Katrina Disaster Not Void of Religious Fanatics

From a recent Reuters article I just finished perousing:

“Natural disaster is caused by the sin in the world,” said Maj. John Jones, the group’s area commander. “The acts of God are what happens afterwards … all the good that happens.”

So, then, what was the destruction of Sodom and Gomorrah? What about the Great Flood? Why wasn’t Hurrican Katrina an act of God? And, if Katrina was an act of God, then it was not caused by the sin of the world, but rather it was caused because of the sin of the world. Former Bayou witch doctors, beware.

To say that God is only responsible for the G-Rated relief funds and rescue operations is to be as ignorant as the Pastor who claims that “Jesus is your best friend.

The God of the Bible is a God of Wrath, and while Christ commands compassion towards others, don’t ever think you can slip through life without receiving a final Judgement. Yes that sounds harsh, but Christianity wasn’t meant to be a hippy, friend-loving peachy queen religion. Christianity is about a perfect man who agreed to be brutally murdered so that everyone else could have a chance at eternity.

Please donate to the relief fund. But don’t use a tragic natural disaster as a means to distribute unbiblical commercial-American Jesus-is-safe agenda. Oh, and please DON’T donate to the Southern Baptist Convention. They distributed a film to be shown in churches about how good THEY are, and how much THEY have done for the Katrina disaster. The video forgot to mention how blessed and thankful they are of Christ’s gift to them – the financial support from hard-working Baptists.

“He is not a tame Lion.” – Mr. Beaver

5 Replies to “Katrina Disaster Not Void of Religious Fanatics”

  1. “Natural disaster is caused by the sin in the world,” said Maj. John Jones, the group’s area commander. “The acts of God are what happens afterwards … all the good that happens.”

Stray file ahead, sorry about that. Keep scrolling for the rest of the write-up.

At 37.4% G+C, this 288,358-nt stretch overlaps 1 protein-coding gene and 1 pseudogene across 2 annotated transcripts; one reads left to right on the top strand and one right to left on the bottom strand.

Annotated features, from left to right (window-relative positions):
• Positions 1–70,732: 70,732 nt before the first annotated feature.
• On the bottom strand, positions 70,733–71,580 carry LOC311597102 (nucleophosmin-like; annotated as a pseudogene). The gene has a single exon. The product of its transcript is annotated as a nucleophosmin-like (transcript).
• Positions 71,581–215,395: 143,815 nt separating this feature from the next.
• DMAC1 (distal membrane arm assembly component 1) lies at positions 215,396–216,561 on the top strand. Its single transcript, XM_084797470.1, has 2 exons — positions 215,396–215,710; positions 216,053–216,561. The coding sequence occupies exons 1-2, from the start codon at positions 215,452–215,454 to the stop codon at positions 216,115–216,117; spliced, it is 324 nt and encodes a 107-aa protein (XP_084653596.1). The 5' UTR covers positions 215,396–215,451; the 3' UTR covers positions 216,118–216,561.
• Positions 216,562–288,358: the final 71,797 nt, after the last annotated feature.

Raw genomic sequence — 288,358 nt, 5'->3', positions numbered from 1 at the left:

!!!

    ?

    !!!

  2. While there would be no natural disaster if Adam had not first sinned and purposely eaten of the fruit, disaster is NOT always the wrath of God. He is a loving, merciful, forgiving Father. Always. You do a disservice to all the nonbelievers, turning them away from Our Father by making it look (whether you mean it or not) like he WANTS us to suffer. Sodom and Gomorrah were an exception, and I, at least, believe His promise to not destroy us like that again.

    This happens because we live in a fallen world, but God raises the dead, heals the sick, cures the blind, humbles the prideful, and loves the sinner. Jesus is your best friend, I hope you’ll know that. He IS NOT a tame lion, He created the tame lion as company under man in the Garden. (by the way, i love the Narnia books).

    Judgment is when we’re told on that day that we do not deserve heaven, that we are completely unworthy, and for some of us, that we will not enter. For the rest though, our judgment will be cast aside. We call it “grace.”

    God comes in before, during, and after any disaster, tragedy, sadness, and yeah, the joy too. He is all. Talk to Him about it, pray. He’s here to love you.

  3. Okay, I’ll bite.

    Sodom and Gomorrah were not the only exceptions. Countless times did God show His wrath upon sinners. The Flood comes to mind (as I mentioned). Or how about striking dead the 600 false prophets in front of Elijah when they failed to produce any fire from the heavens? Or the plagues of Egypt that wiped hundreds if not thousands of Egyptians before Pharoah would release the Jews?

    I agree that God “raises the dead, heals the sick, cures the blind, humbles the prideful, and loves the sinner.” But not once did I see Paul consider Jesus his “best friend.” He treated Jesus as Lord and Eternal Messiah, gracious Savior. Master. Teacher. The men who were best friends with Jesus were the 12 apostles that spent night and day with the living (flesh and blood) Jesus.

    All I meant was, John Jones was saying that God is responsible for the relief effort and not the storm. I disagree. We live in a sinful, godless nation (where, for example, you can no longer recite the Pledge of Allegience) and we were just hit the largest natural disaster in our nation’s history. No one can know for sure that it was God’s wrath, but there is a good possibility.

    He’s here to love everyone, and please don’t water down His Biblical Truth!

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